- Check with your airlines or travel providers to find out if your flights or tours are affected.
Quick reference guide
Seriously sick and needing medical care overseas?
- Seek medical assistance from local doctors or hospitals or via your hotel or tour manager.
- Contact your travel insurer – travel insurance companies usually have 24-hour call centres and can provide advice on managing your illness/injury and details of medical facilities in your area.
- Call the nearest Australian Embassy, High Commission or Consulate and follow the telephone prompts.
- If you can’t make contact with the nearest Embassy, High Commission or Consulate, call the Consular Emergency Centre (CEC) in Canberra on:
- 1300 555 135 or
- +61 2 6261 3305 from overseas
Victim of a sexual assault or serious crime overseas?
Call the nearest Australian Embassy, High Commission or Consulate and follow the telephone prompts.
If you cannot make contact with the nearest Embassy, High Commission or Consulate, call the Consular Emergency Centre (CEC) in Canberra on:
- 1300 555 135 or
- +61 2 6261 3305 from overseas
The CEC will make contact with the nearest Australian Embassy, High Commission or Consulate to help you.
Robbed or need money overseas?
In the case of theft, contact your travel insurer. Your insurer may require you to report the loss to local police and obtain a police report.
Contact family and friends and look to use a commercial money transfer service or a bank to transfer funds.
Call the nearest Australian Embassy, High Commission or Consulate, noting there are limits to what consular staff can do.
We can’t get you out of prison/detention or provide legal advice, but we can provide you with a range of information including contact details for local lawyers. We will do what we can to ensure you are treated in accordance with local law and process.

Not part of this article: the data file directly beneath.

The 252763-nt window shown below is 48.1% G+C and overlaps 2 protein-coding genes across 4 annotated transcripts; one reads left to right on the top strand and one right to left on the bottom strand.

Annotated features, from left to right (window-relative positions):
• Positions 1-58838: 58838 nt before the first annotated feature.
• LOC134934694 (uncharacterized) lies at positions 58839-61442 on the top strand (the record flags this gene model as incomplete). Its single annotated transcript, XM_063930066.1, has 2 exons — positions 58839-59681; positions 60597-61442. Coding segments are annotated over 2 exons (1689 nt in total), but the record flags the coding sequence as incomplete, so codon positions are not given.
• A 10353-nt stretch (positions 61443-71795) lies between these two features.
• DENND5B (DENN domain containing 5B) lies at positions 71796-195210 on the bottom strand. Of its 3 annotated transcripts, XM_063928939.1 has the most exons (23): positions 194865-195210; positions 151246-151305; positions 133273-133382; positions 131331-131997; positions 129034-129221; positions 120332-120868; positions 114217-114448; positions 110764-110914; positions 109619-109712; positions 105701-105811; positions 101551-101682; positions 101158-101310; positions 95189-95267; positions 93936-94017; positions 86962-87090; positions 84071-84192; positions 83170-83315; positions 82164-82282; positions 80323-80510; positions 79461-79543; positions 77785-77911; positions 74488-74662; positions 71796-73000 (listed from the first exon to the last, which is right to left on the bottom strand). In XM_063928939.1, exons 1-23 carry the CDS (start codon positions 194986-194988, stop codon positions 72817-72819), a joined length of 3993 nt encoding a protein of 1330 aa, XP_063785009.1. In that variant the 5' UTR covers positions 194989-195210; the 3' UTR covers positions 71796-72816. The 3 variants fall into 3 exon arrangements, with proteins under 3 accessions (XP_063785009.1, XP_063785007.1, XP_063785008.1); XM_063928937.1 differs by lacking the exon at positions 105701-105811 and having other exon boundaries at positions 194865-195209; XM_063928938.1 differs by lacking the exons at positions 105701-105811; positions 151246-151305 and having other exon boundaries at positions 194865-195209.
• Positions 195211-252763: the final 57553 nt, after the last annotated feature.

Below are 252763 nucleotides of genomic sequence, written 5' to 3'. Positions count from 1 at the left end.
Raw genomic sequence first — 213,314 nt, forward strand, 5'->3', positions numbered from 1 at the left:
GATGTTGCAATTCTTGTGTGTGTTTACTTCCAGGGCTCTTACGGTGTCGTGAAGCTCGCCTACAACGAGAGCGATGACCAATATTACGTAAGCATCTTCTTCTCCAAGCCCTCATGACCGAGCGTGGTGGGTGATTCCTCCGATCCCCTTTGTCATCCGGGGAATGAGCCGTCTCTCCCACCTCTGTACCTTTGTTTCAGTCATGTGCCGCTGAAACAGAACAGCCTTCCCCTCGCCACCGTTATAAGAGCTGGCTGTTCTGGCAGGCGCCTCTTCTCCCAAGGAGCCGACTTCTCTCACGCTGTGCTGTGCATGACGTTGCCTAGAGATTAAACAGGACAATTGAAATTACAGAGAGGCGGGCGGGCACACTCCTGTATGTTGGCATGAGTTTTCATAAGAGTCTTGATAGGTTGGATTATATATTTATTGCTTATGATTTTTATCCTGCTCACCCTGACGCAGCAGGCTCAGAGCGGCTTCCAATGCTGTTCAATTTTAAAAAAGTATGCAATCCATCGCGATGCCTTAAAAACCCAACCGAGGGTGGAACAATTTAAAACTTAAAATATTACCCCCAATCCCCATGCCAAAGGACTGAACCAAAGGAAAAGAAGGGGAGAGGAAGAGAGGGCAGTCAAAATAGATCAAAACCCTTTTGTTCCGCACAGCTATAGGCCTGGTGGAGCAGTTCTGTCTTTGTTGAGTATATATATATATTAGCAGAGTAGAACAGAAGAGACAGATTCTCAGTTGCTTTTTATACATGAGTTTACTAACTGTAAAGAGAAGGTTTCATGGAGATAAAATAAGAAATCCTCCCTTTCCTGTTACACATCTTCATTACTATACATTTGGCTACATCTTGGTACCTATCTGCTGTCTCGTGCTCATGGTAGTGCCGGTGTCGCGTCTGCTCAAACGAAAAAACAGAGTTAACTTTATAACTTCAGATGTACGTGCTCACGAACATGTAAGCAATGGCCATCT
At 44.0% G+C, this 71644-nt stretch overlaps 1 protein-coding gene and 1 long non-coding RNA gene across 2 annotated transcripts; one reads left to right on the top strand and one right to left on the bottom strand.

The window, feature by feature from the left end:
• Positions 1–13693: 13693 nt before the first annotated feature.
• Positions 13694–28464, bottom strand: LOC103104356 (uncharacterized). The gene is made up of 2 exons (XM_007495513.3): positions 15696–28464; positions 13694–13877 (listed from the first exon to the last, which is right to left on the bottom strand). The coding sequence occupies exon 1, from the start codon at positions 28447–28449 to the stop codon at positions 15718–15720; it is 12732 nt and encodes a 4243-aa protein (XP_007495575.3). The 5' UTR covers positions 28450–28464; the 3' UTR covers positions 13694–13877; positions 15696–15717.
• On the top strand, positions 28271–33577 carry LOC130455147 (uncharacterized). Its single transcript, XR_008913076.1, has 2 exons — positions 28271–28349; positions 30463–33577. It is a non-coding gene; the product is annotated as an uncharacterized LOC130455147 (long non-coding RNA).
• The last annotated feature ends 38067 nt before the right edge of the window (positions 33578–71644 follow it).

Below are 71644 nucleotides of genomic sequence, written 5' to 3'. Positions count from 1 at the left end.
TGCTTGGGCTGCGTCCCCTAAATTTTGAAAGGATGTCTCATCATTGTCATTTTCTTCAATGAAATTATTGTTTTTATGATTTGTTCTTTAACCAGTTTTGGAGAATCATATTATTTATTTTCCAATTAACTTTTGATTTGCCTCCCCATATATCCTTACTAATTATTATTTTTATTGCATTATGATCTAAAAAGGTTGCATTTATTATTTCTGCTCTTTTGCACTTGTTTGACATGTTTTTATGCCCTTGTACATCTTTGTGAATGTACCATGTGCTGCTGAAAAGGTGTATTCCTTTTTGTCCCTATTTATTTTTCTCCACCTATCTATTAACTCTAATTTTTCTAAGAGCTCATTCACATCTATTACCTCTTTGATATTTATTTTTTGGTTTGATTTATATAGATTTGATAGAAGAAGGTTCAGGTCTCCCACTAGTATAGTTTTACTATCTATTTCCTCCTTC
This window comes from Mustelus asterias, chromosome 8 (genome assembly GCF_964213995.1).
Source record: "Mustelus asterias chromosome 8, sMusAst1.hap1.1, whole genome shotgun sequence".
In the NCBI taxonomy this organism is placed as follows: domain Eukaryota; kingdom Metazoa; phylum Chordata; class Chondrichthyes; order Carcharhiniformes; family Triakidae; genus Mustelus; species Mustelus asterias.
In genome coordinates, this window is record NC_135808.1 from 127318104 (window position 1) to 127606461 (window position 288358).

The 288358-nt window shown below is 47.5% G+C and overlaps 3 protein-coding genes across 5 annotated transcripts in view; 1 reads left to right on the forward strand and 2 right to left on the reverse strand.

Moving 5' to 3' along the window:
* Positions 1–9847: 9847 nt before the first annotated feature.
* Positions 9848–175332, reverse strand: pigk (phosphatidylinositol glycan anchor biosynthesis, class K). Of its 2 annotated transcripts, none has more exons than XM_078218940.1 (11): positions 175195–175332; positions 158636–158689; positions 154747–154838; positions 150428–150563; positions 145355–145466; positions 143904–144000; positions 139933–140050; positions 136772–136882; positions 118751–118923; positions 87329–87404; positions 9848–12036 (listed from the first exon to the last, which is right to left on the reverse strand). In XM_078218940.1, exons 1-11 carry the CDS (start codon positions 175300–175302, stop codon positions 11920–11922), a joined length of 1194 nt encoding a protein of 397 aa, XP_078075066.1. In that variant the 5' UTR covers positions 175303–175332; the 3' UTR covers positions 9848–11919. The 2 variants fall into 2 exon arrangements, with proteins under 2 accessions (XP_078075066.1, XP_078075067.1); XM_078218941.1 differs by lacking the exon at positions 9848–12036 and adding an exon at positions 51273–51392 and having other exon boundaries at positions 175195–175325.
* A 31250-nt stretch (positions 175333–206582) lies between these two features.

Someone missing overseas?
- Call their phone, email them and seek to make contact via social media.
- Call family members and friends and check with their last address, banks, travel agents, airlines/tour companies or employers.
If this is not successful, and there are reasons for concern, contact your local police to report a missing person before calling the Consular Emergency Centre (CEC) in Canberra on 1300 555 135 or +61 2 6261 3305 from overseas.
While every care has been taken in preparing this brochure, neither the Australian Government nor its agents or employees, including any member of Australia’s diplomatic and consular staff abroad, can accept liability for any injury, loss or damage arising in respect of any statement contained herein.
Consular and Crisis Management Division
Department of Foreign Affairs and Trade RG Casey Building
John McEwen Crescent
BARTON ACT 022
Tel. (02) 6261 3305; 1300 555 135
Information for travellers and travel advisories are available from the Department of Foreign Affairs and Trade’s Smartraveller website smartraveller.gov.au
Effective from midnight AEDST 28 March 2020, if you’re arriving back in Australia you’ll be subject to the Australian Government’s mandatory quarantine period of 14 days at your first Australian destination.
This page explains our travel advisories for destinations, how we develop and update our travel advisories and what each advice level means in travel advisories.